EU funds Population Genetics in Leukaemia Study Consortium
News Jun 08, 2012
The largest ever genomic study of relapsed acute lymphoblastic leukaemia (ALL), the most common malignant disease of childhood, will fund Population Genetics Technologies Ltd to identify the genetic factors in resistance to treatment.
The IntReALL consortium of 23 research teams, led by Vaskar Saha, Professor of Paediatric Oncology at The University of Manchester, will gather DNA across Europe, Japan, Israel and Australia from children who have relapsed after treatment for ALL. With funding from IntReALL’s EU FP7 grant Population Genetics, creator of innovative methods for population-scale genetic analyses and biomarker discovery, will study the resulting biobank using its GenomePooling™ workflows to identify and validate associations between genetic risk factors and treatment efficacy.
Goals are to understand which patients are suited for reduced toxicity treatments and also to provide a genetically stratified basis for randomised controlled studies of potential new treatment agents. ALL affects 4 per 100,000 children per year in Europe but intensive combination chemotherapy with stem cell transplantation has improved survival from under 20% in the 1970s to over 80% today. However treatment is complex and prolonged and it is not understood why some children do not respond.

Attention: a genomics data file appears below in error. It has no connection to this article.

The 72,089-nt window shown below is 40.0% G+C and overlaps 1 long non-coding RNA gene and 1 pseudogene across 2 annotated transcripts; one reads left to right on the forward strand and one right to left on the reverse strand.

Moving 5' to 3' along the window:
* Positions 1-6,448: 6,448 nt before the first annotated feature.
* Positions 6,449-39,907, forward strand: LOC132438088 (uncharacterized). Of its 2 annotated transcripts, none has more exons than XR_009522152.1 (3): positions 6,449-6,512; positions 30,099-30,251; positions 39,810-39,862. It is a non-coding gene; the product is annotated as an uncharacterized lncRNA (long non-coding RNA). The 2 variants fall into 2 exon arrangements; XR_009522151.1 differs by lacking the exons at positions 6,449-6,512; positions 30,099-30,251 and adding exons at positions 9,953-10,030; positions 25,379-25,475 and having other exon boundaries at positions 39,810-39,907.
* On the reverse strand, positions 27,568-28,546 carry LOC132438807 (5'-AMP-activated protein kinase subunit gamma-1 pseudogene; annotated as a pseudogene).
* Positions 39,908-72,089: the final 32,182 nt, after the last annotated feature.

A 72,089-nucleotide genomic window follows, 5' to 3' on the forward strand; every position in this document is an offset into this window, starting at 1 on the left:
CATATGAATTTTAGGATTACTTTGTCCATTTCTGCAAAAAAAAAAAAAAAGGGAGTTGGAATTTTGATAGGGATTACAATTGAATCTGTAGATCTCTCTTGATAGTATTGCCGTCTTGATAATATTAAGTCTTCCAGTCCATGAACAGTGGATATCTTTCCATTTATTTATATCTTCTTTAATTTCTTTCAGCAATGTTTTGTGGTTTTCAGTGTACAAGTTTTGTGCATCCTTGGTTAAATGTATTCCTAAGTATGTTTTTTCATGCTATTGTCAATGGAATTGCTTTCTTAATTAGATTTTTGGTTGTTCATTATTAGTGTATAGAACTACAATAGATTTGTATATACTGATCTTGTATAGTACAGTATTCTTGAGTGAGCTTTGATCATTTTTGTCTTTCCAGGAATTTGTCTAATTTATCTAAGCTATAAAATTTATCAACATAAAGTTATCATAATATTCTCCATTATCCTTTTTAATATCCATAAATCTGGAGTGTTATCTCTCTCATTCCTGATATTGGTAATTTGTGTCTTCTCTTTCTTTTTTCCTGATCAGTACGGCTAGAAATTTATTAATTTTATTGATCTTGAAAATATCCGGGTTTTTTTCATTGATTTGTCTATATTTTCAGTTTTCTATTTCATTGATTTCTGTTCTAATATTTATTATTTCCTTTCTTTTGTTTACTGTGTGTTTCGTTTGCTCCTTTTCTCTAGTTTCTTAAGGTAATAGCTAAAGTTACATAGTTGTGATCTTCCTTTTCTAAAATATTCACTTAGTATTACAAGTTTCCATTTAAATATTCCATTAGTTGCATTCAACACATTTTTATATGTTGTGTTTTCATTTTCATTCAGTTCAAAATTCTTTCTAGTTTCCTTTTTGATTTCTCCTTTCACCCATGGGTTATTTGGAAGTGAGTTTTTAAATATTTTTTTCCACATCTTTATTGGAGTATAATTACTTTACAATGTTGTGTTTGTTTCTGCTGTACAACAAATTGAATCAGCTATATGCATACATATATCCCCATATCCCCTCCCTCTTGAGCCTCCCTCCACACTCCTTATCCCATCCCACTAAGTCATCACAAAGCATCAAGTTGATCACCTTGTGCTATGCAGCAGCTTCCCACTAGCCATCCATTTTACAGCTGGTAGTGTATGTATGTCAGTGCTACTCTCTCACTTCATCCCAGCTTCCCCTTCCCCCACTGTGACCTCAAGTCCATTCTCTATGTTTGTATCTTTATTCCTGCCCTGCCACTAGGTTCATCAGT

Explained Professor Vaskar Saha: “This study presents a unique but highly complex opportunity to interrogate a large dataset of this malignant disease. Population Genetics has shown its expertise in the field of large population gene association studies which would probably otherwise be too costly and error-prone for clinical researchers seeking to test hypotheses”.
Alan Schafer, CEO of Population Genetics, commented: “We are pleased to be working with the IntReALL consortium on this important multi-year study which will allow us to demonstrate that our population-scale association study techniques can be applied to complex solid lymph node tumours, in addition to the other areas of disease genetics in which we currently work”.
Scientists have used machine learning to train computers to see parts of the cell the human eye cannot easily distinguish. Using 3D images of fluorescently labeled cells, the research team taught computers to find structures inside living cells without fluorescent labels, using only black and white images generated by an inexpensive technique known as brightfield microscopy.READ MORE